To be effective, resource management software must unite processes with technology and automation solutions. With the right resource management solution, organisations are able to plan, schedule, deploy, and monitor resources of all kinds in a way that eliminates downtime, maximises resource availability and utilisation, and takes into account key factors such as skills, location, preferences, and more.
That said, resource management software may not be a fire-and-forget solution. Here, we highlight several best practices to help businesses get the most out of their resource management software:
Managing resources means fully understanding what resources are needed, which are available, and which may be difficult—or even untenable—to acquire. In terms of human resources who may have high demand and limited availability, work with the employees in question and their team leaders to plan around their schedules. Resource plans should also quantify resources, taking into account the expected effort they will invest and the value they will bring to the table. Finally, build a working project schedule so that everyone involved will know what resources are needed, when, and for how long.
Not every task within a project has the same level of importance or urgency; effectively categorising or prioritising work that depends on shared resources can help ensure that valuable resources are not being used beyond their capacity. Work with all stakeholders to create a system for evaluating work well in advance, so that priorities are clearly established to help facilitate objective decision making.
Any project that depends on limited, finite resources is unlikely to see completion without experiencing some form of conflict. But while unexpected changes and emergent events may strain the project, they can be remediated through on-going cooperation. Work together across teams and departments to address conflicts as they arise, and refer back often to established priorities to keep the most-vital projects from losing momentum.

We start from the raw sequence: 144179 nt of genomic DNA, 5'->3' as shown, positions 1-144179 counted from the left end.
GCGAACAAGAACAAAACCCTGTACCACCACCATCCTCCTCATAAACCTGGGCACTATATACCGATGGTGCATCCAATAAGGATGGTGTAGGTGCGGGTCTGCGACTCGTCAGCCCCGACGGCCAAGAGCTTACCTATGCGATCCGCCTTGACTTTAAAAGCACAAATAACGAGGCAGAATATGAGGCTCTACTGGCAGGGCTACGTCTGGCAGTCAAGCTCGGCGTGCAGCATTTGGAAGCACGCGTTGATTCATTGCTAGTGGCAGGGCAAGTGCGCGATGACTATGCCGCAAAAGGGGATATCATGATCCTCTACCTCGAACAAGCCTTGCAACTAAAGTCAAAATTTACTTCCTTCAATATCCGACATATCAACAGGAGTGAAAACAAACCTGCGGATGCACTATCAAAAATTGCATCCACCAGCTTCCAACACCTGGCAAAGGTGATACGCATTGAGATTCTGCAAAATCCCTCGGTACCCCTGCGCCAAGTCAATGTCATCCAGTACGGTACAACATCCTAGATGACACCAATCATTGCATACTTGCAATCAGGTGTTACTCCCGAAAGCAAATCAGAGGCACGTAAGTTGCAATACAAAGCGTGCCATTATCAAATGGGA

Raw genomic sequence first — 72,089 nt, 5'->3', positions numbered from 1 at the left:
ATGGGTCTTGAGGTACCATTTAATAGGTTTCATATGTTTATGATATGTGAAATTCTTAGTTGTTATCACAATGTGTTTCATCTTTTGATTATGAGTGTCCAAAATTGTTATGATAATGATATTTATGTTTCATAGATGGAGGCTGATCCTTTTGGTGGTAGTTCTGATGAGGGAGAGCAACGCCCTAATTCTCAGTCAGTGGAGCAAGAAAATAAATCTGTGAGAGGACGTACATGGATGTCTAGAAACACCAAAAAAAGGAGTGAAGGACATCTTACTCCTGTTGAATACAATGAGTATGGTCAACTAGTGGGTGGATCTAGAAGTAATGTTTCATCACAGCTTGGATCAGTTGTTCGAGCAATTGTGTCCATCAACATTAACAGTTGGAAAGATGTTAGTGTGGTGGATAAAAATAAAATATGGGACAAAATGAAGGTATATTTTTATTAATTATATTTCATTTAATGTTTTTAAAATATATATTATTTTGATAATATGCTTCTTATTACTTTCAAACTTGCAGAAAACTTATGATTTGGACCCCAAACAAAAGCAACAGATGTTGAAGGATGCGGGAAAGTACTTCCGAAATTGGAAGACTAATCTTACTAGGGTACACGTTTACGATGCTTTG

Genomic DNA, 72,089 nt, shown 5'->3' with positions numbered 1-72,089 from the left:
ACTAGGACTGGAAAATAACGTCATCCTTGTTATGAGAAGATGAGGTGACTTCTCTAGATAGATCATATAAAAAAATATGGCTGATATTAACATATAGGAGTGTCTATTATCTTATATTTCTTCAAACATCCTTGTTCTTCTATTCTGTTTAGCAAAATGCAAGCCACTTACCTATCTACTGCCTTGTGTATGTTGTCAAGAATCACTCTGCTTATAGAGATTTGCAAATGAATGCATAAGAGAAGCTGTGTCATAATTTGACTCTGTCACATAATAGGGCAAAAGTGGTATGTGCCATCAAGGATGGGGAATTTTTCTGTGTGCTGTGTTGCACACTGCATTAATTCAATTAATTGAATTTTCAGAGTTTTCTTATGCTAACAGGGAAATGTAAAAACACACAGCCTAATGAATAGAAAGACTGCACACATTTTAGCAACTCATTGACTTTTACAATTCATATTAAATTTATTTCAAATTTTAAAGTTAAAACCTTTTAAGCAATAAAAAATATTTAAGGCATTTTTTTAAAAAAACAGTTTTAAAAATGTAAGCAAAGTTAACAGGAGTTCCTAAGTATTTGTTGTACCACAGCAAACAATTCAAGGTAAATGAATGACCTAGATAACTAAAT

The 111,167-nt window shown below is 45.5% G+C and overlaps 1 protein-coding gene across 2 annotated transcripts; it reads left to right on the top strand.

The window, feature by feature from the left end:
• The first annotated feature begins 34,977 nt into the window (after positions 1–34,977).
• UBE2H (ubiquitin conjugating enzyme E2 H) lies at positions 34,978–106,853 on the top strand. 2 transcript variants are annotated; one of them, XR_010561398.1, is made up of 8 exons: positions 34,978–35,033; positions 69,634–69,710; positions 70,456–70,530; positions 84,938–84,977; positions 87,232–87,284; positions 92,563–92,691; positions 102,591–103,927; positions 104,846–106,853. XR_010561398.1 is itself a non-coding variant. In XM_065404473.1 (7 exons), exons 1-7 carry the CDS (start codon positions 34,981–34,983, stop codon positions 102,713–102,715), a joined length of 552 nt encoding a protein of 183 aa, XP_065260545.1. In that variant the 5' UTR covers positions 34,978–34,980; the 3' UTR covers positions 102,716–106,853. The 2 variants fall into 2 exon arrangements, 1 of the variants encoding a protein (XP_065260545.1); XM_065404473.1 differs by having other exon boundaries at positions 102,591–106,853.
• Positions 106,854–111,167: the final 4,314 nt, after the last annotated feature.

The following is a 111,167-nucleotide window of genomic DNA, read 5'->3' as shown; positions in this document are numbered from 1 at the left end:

Resources, particularly human resources, can only do so much at any given time. Technology, on the other hand, isn’t nearly so limited. Automation solutions can support limited resources by managing essential, repetitive, time-consuming tasks. This frees up resources to accomplish more with less, and to apply their expertise on non-automatable tasks.
Tracking and reporting time may not seem vitally important to project completion. It is, however, an important part of assessing trends and planning for future projects. Help ensure that time is being tracked accurately without pulling focus away from top project priorities, by establishing simple, easy-to-use time reporting processes. Additionally, ensure that non-project time (administrative time, paid time off, etc.) is also accounted for, both in planning and reporting.
Although it may be tempting to try to get resources to perform multiple tasks at once, multitasking almost always results in a drop in work quality and an increase in errors. When managing resources, avoid parallel assignments, and allow valuable resources to be applied to only one project or task at a time.
ServiceNow Project Portfolio Management (PPM) provides essential resource management software solutions, allowing organisations of all sises and across all industries to more effectively plan for, deploy, and monitor vital project resources. Built on the Now Platform, and acting as a single source of truth for managing a company’s resource needs, PPM provides unmatched visibility and control. Apply resource management solutions during the demand stage to understand what the estimated costs are before the demand is approved. Then, continually revise resource management into and throughout the execution stage, with real-time data insights and budget actuals.